• Tarantulas have a wide range of defences. Some species simply lean back on their haunches, raising their head and legs and exposing their curved fangs in an intimidating display. South American species of tarantula use their legs to scrape off the fine hairs from the top of their abdomen. Each hair is covered with tiny points which, when propelled at an enemy, are both painful and dangerous, especially if they come into contact with the eyes or skin. These tactics are used against a variety of predators, such as racoons and skunks which try to dig the tarantula out of its burrow, or birds, lizards and frogs which may attack it when it is exposed in the open.
   The ‘spider-hunting wasp’ is the most deadly enemy of the tarantula. Known as the ‘tarantula hawk’, it is usually much smaller than the tarantula, yet ventures into the spider’s burrow and manages to paralyze it with its sting. It then drags the spider back to its own burrow and keeps it to provide a fresh supply of food for its larvae.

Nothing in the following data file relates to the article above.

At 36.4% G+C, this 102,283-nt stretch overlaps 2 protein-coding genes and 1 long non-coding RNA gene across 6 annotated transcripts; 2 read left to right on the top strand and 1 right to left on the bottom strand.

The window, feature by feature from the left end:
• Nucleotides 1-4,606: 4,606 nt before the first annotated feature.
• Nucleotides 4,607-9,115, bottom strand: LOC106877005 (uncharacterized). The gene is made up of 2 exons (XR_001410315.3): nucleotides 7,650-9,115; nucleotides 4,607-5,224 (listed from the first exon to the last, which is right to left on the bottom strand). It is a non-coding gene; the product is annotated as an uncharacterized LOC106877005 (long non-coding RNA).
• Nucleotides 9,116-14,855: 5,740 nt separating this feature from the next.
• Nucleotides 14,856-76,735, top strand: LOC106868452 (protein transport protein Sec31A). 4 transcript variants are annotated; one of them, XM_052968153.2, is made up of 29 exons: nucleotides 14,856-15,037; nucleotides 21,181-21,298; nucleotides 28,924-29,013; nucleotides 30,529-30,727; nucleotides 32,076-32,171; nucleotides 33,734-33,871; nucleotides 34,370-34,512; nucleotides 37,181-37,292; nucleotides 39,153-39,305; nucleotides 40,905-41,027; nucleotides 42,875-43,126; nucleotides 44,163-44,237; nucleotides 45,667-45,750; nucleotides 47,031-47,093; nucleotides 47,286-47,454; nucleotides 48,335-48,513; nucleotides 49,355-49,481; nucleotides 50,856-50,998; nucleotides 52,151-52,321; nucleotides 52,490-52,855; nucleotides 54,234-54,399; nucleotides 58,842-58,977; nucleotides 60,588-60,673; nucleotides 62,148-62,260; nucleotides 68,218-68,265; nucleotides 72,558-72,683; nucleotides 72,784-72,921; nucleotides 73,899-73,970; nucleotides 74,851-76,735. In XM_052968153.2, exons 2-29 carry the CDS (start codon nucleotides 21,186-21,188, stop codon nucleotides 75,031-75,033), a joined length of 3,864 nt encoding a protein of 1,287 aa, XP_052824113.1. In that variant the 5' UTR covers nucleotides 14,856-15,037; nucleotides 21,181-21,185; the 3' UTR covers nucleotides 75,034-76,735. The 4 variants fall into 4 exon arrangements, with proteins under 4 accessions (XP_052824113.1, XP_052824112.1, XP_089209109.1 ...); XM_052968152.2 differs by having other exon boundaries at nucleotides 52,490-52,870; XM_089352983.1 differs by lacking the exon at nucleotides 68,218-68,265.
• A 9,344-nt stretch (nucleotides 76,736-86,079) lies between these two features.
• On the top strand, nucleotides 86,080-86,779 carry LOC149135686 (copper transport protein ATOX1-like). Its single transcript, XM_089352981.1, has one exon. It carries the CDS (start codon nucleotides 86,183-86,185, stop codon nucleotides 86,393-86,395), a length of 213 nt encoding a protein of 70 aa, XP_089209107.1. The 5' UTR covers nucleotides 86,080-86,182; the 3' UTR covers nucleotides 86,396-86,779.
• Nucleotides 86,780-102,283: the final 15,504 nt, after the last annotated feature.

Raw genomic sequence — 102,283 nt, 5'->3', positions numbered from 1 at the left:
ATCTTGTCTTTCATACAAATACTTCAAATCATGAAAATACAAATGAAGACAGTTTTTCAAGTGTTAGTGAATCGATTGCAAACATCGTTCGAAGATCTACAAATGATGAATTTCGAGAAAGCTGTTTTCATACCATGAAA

  The purse-web spider, Atypus affinis, is a British species once thought to be a tarantula; however it has now been classified separately.
  Some of the more popular and colourful species are now threatened due to collecting for the exotic pet trade.  The Mexican red-kneed tarantula is a protected species and international trade in this spider is restricted under law.
  The name tarantula was originally given to a spider living in Southern Italy from the town of Taranto where legend claims that a small species of spider living there had a fatal bite.  The only cure was for the victim to dance until exhausted, by which time the poison would have been sweated from the system (the frenzied folk dance based on the Italian legend is called the tarantella).


Clancy's comment: Mm ... Interesting, but very ugly.
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G'day folks,